It will be noticed in the switching circuit 40 and in Table I that channel 1 receives only the “1 a” sub-detector signal when the high-speed switch bank 42 is in the “Down” configuration. Hence, the “1 a” sub-detector signal in the “Down” configuration is optionally discarded during image reconstruction.

Alternatively, an additional sub-detector row, i.e. a sub-detector row “0 b” (not shown), is included in the detector array 32 adjacent to the sub-detector row “1 a”. The sub-detector row “0 b” is summed with the sub-detector “1 a” output signal and transmitted to channel 1 when the high-speed switch bank 42 is in the “Down” configuration.

In yet another alternative, no correction for the asymmetric signal of channel 1 is performed. Those skilled in the art will recognize that, for certain imaging modes and reconstruction methods, signals from the extreme edges of the detector array 32 contribute relatively less to the reconstructed image as compared with detectors closer to the center of the array 32. Hence, the asymmetric channel 1 signal for alternating projection views in these CT imaging modes may have a relatively insignificant effect on the image quality.

Optionally, the switching circuit 40 also includes a static or non-interlacing mode. With the selection switch bank 44 in its down-position in which each switch in the selection switch bank 44 positioned down to connect with its lower contact, the dynamic interlacing is de-selected. A single electrical configuration is obtained regardless of the position of the high-speed switch bank 42. In this singular electrical configuration, the inner group of sub-detector rows “5 a” through “12 b” supply the outputs “1” through “16”, respectively, as shown in Table II. In this static or non-interlacing mode, the high-speed switch bank 42 can be left in either its “Up” or “Down” configuration, or can alternate between the “Up” and “Down” positions between DAS measurements.

TABLE II
Static Configuration Using Inner Detectors
Chan. 1 2 3 4 5 6 7 8 9 10 11 12 13 14 15 16
Sub-d 5a 5b 6a 6b 7a 7b 8a 8b 9a 9b 10a 10b 11a 11b 12a 12b

Regardless of whether the switching circuit 40 operates in the dynamically interlaced mode or the non-interlacing mode, the signal channels are preferably digitized by an analog-to-digital (A/D) converter bank 48 to produce a digital DAS output.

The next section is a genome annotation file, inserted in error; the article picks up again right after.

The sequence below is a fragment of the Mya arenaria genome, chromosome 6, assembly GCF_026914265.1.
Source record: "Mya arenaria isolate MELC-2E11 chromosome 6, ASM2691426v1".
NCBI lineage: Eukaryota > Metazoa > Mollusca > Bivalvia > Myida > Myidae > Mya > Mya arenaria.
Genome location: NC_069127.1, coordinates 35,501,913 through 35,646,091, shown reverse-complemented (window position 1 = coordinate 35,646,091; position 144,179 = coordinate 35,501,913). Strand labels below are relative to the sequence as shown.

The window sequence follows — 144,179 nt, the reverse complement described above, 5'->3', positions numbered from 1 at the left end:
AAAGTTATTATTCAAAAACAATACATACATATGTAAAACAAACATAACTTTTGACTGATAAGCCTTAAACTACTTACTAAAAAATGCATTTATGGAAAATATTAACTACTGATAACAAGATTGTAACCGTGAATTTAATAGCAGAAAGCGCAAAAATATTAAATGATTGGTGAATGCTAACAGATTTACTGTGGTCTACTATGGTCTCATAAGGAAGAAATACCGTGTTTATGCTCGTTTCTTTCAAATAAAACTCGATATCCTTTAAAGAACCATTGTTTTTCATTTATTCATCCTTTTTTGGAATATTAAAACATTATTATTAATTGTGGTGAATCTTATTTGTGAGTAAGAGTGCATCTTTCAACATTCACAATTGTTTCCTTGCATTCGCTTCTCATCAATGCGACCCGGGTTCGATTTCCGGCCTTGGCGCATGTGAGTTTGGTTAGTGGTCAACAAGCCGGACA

In an alternative approach (not shown), the signal channels can be connected to analog preamplifiers. The outputs of a number of these preamplifiers can be multiplexed downstream and digitized by a single high speed A/D converter or A/D converter bank.

The dynamic axial interlace signal combining is performed in the analog domain close to the detector array 32 using the summing bank 46. The combined signals are digitized using the A/D converter bank 48 and transmitted to downstream components as DAS outputs. Those skilled in the art will recognize that this arrangement beneficially reduces the amount of DAS hardware, the bandwidth, and the computational complexity of the dynamic axial interlacing as compared with an alternative arrangement (not shown) in which the sub-detector output signals are first collected and digitized, with the dynamic axial interlacing subsequently performed in the digital domain.

The switching circuit 40 provides dynamic axial detector interlacing in the axial- or Z-direction. Preferably, the dynamic axial detector interlacing is combined with interlacing in the X-direction to satisfy the Nyquist sampling criterion in both the X- and Z-directions. In a preferred embodiment, interlacing in the X-direction is obtained using an x-ray source 14 with a dynamic focal spot in which the focal spot is alternated or wobbled between two selected positions in the X-direction in successive DAS measurements to interleave samples. Alternatively, interlacing in the X-direction can be obtained by employing a quarter ray offset in which rays from opposing 180° projection views are interleaved to effectively double the sampling rate in the X-direction.

In the preferred embodiment including dynamic focal spot interlacing in the X-direction and dynamic axial detector interlacing in the Z-direction, the sampling data is preferably re-binned, averaged, or otherwise processed to obtain two-dimensional projection views that are spatially uniform and evenly distributed.